I checked Fidelity Investments’ annuity site to get current rates. The site didn’t offer any inflation-protected annuities—it seems no insurer currently offers them. What about fixed annuities, those that pay the same dollar amount every year? Those ranged from 5.4% to 6.3% for men and from 5.1% to 6.2% for females, again using ages 62 and 69. For couples, the annuity rates ranged from 4.6% to 4.9%.
The site did offer a few options with a guaranteed 2% yearly increase in benefits for couples. For a couple with a 62-year-old male and six-month younger female, the annuity rate was 3.6%. For a 69-year-old male and six-month younger female, the annuity rate was 3.9%.
As you can see, an annuity from the SSA provides a better return than commercially available annuities. This is especially true for couples.
I’ve sent the paper to dozens of friends, colleagues and family members. From the responses I’ve received, I’ve come to realize that the Social Security claiming decision is as much emotional as it is financial. The paper makes a very strong case for delaying Social Security for as long as possible, especially when interest rates are low. But many folks won’t even listen to the argument.
Richard Connor is a semi-retired aerospace engineer with a keen interest in finance. He enjoys a wide variety of other interests, including chasing grandkids, space, sports, travel, winemaking and reading. Follow Rick on Twitter @RConnor609 and check out his earlier articles.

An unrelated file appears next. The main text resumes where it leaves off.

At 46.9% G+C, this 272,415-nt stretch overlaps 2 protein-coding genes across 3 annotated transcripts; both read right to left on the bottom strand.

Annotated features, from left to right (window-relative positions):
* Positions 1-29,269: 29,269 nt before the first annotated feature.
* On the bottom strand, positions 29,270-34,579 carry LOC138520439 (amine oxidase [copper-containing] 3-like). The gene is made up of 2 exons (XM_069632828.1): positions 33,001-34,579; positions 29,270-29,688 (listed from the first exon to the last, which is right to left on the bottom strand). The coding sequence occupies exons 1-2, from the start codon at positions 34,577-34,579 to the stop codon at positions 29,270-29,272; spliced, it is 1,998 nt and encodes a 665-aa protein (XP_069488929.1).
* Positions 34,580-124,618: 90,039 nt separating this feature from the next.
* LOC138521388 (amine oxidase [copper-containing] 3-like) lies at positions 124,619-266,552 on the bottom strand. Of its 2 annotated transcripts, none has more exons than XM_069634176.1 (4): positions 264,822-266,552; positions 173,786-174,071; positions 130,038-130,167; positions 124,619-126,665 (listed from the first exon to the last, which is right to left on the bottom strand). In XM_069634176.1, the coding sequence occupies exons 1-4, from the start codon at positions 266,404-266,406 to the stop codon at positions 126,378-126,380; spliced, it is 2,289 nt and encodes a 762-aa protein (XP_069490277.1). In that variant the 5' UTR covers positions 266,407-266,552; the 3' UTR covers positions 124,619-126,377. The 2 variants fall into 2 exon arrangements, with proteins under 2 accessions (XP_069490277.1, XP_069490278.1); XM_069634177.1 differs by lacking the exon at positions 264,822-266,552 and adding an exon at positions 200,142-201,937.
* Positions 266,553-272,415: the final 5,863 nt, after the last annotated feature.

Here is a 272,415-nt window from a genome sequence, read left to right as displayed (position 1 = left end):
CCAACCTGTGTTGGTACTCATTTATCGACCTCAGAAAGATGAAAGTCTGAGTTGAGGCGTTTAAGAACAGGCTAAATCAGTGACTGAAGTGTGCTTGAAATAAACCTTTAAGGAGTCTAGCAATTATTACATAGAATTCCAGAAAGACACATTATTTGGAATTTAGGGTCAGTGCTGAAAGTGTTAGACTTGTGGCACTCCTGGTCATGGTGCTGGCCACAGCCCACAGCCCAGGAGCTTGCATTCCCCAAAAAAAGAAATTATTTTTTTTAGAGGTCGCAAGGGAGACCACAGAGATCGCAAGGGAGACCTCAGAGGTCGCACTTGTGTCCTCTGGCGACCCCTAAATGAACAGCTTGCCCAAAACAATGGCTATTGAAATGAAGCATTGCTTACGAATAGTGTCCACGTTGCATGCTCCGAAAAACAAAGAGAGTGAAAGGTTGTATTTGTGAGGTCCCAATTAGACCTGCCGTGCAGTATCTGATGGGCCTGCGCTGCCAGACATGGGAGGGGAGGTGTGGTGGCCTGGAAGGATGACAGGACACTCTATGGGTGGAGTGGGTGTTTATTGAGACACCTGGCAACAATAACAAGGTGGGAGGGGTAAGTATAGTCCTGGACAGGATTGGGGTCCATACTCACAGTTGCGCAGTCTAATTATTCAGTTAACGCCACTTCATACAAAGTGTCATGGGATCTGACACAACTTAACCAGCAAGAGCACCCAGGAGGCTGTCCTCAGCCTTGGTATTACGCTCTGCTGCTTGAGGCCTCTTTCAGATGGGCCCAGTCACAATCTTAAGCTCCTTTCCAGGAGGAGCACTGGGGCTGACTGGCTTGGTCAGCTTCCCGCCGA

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The whole “inflation during retirement” concept was brought home to me when I read a book where the author asked, “How would you like to live in retirement on the salary you had at the beginning of your career?” / All of the calculations seem to be based on your personal longevity. (Which reminds me of Charlie Munger’s quip, “All I want to know is where I’m going to die so I won’t go there.”) Not knowing your longevity with some certainty it looks like you need to plan for several scenarios. And, the proverbial Mack Truck of course.
Thanks Rick, your article reinforces my decision I made 10 years ago because that’s exactly what I’m doing. I’m 69½ now, still working and look forward to signing up in the Spring. However, Dave Ramsey recommends taking SS as early as possible and investing it over that same time for a better return and use of “your” money. History and hindsight proves him correct, but who knew!
Thanks for this, Rick. It reinforces my decision to wait till 70 to claim my SS benefits.
And it’s mentally a lot easier to have SS as an annuity provider since you don’t have to grapple with the painful choice of forking over a big chunk of cash to an insurance co.